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09-22-2020, 01:27 PM   #1
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How to support a helmet for product photography?

Has anyone, please, any suggestions how to support a helmet for photographing?

I'm thinking how I would support different styles of helmets.

Maybe some, eg horse riding helmets that have ventilation holes could be suspended through the holes, then the straps (often coloured and detailed) would not be interrupted (visually) be a stand. But with no vent holes and needing to maintain the detail in the straps, how might a support for this style of helmet be arranged? Editing out the support in post is obviously possible, but with a detailed strap, this would be time consuming.

I'm assuming a strapless helmet would be easier, but if the product had interesting an internal design, then this too would be problematic without a lot of post work.

Any thoughts?

Many thanks ...

09-22-2020, 01:36 PM - 4 Likes   #2
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Like this ?

Like this ?
Attached Images
 
09-22-2020, 01:37 PM - 1 Like   #3
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If you can stablize it you can hold it from different areas and combine in post. A suction cup from behind. Or a stand that looks good included are 3 options I can think of. I have stuck things with clay but for lighter things.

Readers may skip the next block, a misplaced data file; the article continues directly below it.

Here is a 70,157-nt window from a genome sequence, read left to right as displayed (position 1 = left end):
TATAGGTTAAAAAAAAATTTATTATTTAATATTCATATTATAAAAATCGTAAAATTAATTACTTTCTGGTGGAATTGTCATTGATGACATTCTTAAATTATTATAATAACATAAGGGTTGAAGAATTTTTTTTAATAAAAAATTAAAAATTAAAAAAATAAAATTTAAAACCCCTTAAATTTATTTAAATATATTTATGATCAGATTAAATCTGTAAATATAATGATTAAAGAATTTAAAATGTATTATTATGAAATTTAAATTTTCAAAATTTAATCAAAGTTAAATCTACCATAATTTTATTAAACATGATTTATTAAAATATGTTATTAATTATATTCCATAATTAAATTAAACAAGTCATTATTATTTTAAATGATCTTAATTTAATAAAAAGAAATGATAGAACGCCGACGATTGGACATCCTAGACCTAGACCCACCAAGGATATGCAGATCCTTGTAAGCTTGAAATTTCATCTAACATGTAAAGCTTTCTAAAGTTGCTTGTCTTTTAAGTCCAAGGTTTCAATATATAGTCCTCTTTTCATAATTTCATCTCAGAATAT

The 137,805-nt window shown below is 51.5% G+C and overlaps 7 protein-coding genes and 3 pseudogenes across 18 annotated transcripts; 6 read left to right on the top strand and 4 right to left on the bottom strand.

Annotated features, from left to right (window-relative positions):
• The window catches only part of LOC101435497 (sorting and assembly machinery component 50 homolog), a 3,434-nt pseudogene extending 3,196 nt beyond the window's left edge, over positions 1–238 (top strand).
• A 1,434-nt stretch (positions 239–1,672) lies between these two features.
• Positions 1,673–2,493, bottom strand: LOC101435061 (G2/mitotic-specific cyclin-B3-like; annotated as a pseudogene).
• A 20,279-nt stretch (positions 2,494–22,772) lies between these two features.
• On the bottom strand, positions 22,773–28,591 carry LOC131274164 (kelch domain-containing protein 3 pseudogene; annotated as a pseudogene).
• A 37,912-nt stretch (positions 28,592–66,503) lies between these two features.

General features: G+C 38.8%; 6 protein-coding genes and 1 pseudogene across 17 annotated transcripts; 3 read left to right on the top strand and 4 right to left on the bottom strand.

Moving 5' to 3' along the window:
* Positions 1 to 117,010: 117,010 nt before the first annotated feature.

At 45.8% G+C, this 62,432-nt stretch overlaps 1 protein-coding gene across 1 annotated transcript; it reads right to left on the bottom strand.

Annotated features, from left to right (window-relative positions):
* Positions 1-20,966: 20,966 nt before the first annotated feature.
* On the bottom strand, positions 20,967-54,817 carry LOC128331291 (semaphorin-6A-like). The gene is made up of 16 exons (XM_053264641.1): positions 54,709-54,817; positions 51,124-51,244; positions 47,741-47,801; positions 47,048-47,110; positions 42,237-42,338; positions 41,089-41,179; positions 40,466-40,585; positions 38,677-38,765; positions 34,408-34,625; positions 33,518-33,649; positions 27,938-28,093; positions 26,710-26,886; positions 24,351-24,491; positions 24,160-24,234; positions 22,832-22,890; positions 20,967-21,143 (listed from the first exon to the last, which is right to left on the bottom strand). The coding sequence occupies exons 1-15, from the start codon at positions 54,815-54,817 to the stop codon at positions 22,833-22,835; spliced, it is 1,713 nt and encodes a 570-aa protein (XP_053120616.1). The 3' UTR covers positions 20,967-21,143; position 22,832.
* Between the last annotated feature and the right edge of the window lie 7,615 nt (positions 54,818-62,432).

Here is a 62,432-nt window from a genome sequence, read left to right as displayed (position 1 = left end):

09-22-2020, 01:41 PM   #4
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QuoteOriginally posted by pschlute Quote
Like this ?
Getting close, but I'm not sure that would work as the internal detail &/or the inside of the far strap would be lost. Thank you.

09-22-2020, 01:41 PM - 1 Like   #5
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I'd be tempted to use a proper helmet / hat stand and embrace the presence of it in your shots. After all, a retail supplier would presumably use the same or similar thing to display their wares. It shouldn't, IMHO, detract from the object being photographed - especially if it's a nice-looking but fairly plain stand, like this one:

Home Works Wooden Stand For Helmets Brown 36cm: Amazon.co.uk: Kitchen & Home
09-22-2020, 01:42 PM   #6
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QuoteOriginally posted by swanlefitte Quote
If you can stablize it you can hold it from different areas and combine in post. A suction cup from behind. Or a stand that looks good included are 3 options I can think of. I have stuck things with clay but for lighter things.
Good idea re. the suction cap might work. However, many riding helmets are fabric, so that would be an issue. Thank you.

---------- Post added 09-22-20 at 09:49 PM ----------

Whoops I seem to have started another thread with an attachment example. Sorry. Hopefully some kind moderator can tidy up. However, the photo may be helpful that I added in the second version. This photo is on white with detail inside the helmet. There are many similar photos on the suppliers site, which I'm not sure they'd have afforded lots of post editing.

Last edited by BarryE; 09-22-2020 at 01:50 PM.
09-22-2020, 01:53 PM - 1 Like   #7
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The mannequin head pictured above would work but I'd be concerned about durability (depending on how much it'll be used). You can search for "Canvas Block Head Mannequin" on Amazon and see some that have a canvas covering for under $30 USD. They have a 1" hole in the bottom for a mannequin stand (looks like a light stand). Of course a 1" dowel stuck in the ground would work just as well.

The shape is more like a punching bag so the chin strap would be hanging lose. A head shaped object might work better?

09-22-2020, 01:53 PM - 2 Likes   #8